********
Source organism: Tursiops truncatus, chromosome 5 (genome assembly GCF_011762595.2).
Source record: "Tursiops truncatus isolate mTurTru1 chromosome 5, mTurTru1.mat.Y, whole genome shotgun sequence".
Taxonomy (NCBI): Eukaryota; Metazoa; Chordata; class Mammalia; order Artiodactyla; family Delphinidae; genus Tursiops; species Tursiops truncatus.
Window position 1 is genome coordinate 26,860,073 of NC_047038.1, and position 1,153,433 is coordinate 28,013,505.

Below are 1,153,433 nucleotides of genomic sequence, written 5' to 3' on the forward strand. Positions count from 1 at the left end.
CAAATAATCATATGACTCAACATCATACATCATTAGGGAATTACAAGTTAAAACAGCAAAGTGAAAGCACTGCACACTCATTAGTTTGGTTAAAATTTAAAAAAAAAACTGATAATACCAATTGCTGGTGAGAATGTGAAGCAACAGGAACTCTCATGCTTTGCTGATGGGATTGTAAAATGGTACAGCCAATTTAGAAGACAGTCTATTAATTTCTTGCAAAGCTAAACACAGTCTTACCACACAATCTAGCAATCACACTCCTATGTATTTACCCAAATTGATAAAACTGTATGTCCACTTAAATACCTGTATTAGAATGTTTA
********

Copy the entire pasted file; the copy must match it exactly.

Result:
Source organism: Tursiops truncatus, chromosome 5 (genome assembly GCF_011762595.2).
Source record: "Tursiops truncatus isolate mTurTru1 chromosome 5, mTurTru1.mat.Y, whole genome shotgun sequence".
Taxonomy (NCBI): Eukaryota; Metazoa; Chordata; class Mammalia; order Artiodactyla; family Delphinidae; genus Tursiops; species Tursiops truncatus.
Window position 1 is genome coordinate 26,860,073 of NC_047038.1, and position 1,153,433 is coordinate 28,013,505.

Below are 1,153,433 nucleotides of genomic sequence, written 5' to 3' on the forward strand. Positions count from 1 at the left end.
CAAATAATCATATGACTCAACATCATACATCATTAGGGAATTACAAGTTAAAACAGCAAAGTGAAAGCACTGCACACTCATTAGTTTGGTTAAAATTTAAAAAAAAAACTGATAATACCAATTGCTGGTGAGAATGTGAAGCAACAGGAACTCTCATGCTTTGCTGATGGGATTGTAAAATGGTACAGCCAATTTAGAAGACAGTCTATTAATTTCTTGCAAAGCTAAACACAGTCTTACCACACAATCTAGCAATCACACTCCTATGTATTTACCCAAATTGATAAAACTGTATGTCCACTTAAATACCTGTATTAGAATGTTTA